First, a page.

But the absolute risk of getting the cancer is small, researchers find
THURSDAY, May 31 (HealthDay News) -- People with type 2 diabetes taking Actos (pioglitazone) to control blood sugar may put themselves at risk for bladder cancer, according to a new Canadian study.
Although the absolute risk of anyone developing bladder cancer remains very low, taking the Actos pill for two years can double the risk, the researchers said.
"We believe physicians, patients and regulatory agencies should be aware of this association when assessing the overall risks and benefits of this therapy," said lead researcher Laurent Azoulay, from the Center for Clinical Epidemiology at the Lady Davis Institute at Jewish General Hospital in Montreal.
"The association between the use of pioglitazone and bladder cancer is controversial, with several studies reporting conflicting results, from modest increased risks to no association," said Azoulay, who also is an assistant professor in the oncology department at McGill University in Montreal.
The report was published online May 31 in the journal BMJ.
This is not the first time the drug has been linked to bladder cancer. In 2011, the U.S. Food and Drug Administration required the drug maker, Takeda Pharmaceuticals North America, to add a warning of the risk of bladder cancer to the drug's label.
Actos's sister drug, Avandia (rosiglitazone), has been linked to increased heart risks. Both drugs are in a class of drugs called thiazolidinediones that help control blood sugar levels in patients with type 2 diabetes. Avandia was not associated with an increased risk of bladder cancer in this study.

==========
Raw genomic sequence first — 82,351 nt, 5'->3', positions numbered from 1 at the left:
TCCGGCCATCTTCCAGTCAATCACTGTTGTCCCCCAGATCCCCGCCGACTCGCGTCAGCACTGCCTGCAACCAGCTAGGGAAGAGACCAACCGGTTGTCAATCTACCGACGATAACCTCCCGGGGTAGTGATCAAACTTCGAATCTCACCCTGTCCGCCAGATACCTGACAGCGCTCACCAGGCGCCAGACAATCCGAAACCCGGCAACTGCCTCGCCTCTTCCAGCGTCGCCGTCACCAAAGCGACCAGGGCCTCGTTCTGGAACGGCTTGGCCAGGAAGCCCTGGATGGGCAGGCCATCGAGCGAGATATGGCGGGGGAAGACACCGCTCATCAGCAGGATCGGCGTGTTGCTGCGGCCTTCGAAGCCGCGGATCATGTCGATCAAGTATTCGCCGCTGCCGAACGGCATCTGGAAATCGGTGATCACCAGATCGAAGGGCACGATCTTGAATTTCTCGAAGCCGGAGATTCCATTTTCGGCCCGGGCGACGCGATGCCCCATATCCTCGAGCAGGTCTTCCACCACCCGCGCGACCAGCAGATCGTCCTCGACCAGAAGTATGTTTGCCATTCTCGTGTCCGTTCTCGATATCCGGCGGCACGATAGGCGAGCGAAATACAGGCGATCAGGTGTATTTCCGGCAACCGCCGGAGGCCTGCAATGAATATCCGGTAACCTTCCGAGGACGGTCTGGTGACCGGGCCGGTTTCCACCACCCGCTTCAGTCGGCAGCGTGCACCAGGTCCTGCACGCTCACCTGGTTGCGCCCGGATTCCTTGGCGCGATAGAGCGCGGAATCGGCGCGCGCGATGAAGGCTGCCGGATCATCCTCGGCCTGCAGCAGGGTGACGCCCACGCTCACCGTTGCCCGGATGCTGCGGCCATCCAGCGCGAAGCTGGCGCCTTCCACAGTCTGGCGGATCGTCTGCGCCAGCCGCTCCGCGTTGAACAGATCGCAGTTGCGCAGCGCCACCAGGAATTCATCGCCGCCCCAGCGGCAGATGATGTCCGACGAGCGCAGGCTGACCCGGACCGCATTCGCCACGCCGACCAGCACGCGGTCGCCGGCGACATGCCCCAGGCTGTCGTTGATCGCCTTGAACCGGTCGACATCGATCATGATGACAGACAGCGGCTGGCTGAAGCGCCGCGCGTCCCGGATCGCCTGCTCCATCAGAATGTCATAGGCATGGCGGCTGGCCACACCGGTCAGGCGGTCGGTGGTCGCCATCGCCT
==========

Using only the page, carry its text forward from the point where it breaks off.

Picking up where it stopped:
For this study, Azoulay's team collected data on nearly 116,000 people treated for diabetes from 1988 to 2009 and listed in the General Practice Research Database, which contains records from more than 600 medical offices in the United Kingdom.
During almost five years of follow-up, 470 patients were diagnosed with bladder cancer. Among patients who had taken Actos, the researchers found an 83 percent increase in the relative risk for bladder cancer.
But they said the absolute risk was low -- 89 cases among 100,000 people who had taken the drug at any time during the five years of follow-up. In the general U.K. population, the rate of bladder cancer among those 65 and older is 73 cases per 100,000.
The researchers also found that the risk increased as cumulative dosage increased. For those who had taken Actos for two years or longer -- consuming 28,000 milligrams or more in total -- the relative risk of bladder cancer was increased 88 percent to 137 cases per 100,000 patients.
Weighing the risks and benefits, doctors who treat patients disagree about the continued use of Actos.
Dr. Spyros Mezitis, an endocrinologist at Lenox Hill Hospital in New York City, said "we need to be more careful with the use of this medication."
The whole class of these drugs has come under fire, he said. "If there are more studies like this, we will not be using this medication," he added.
Mezitis said he starts new type 2 diabetes patients on other drugs such as metformin to control blood sugar, rather than Actos. Because it's a generic drug, metformin also is less expensive than Actos.
Mezitis also thinks more patients with type 2 diabetes will get insulin earlier instead of using drugs like Actos.
"We have to tailor treatment to each patient, and there are other ways of controlling blood sugar," he said.
Another expert, Dr. Joel Zonszein, a professor of clinical medicine at Albert Einstein College of Medicine and an endocrinologist at the Clinical Diabetes Center at Montefiore Medical Center in New York City, said he thinks the study is weak, and the risk of bladder cancer is small.
"There is an important role for these medications," he said. "I am probably one of the last doctors who is still supporting the use of these medications."
Zonszein said he starts patients on Actos in combination with other drugs such as metformin to aggressively lower blood sugar. Patients, however, need to know the risks, he said.
For more information on diabetes, visit the U.S. National Library of Medicine.
By Steven Reinberg
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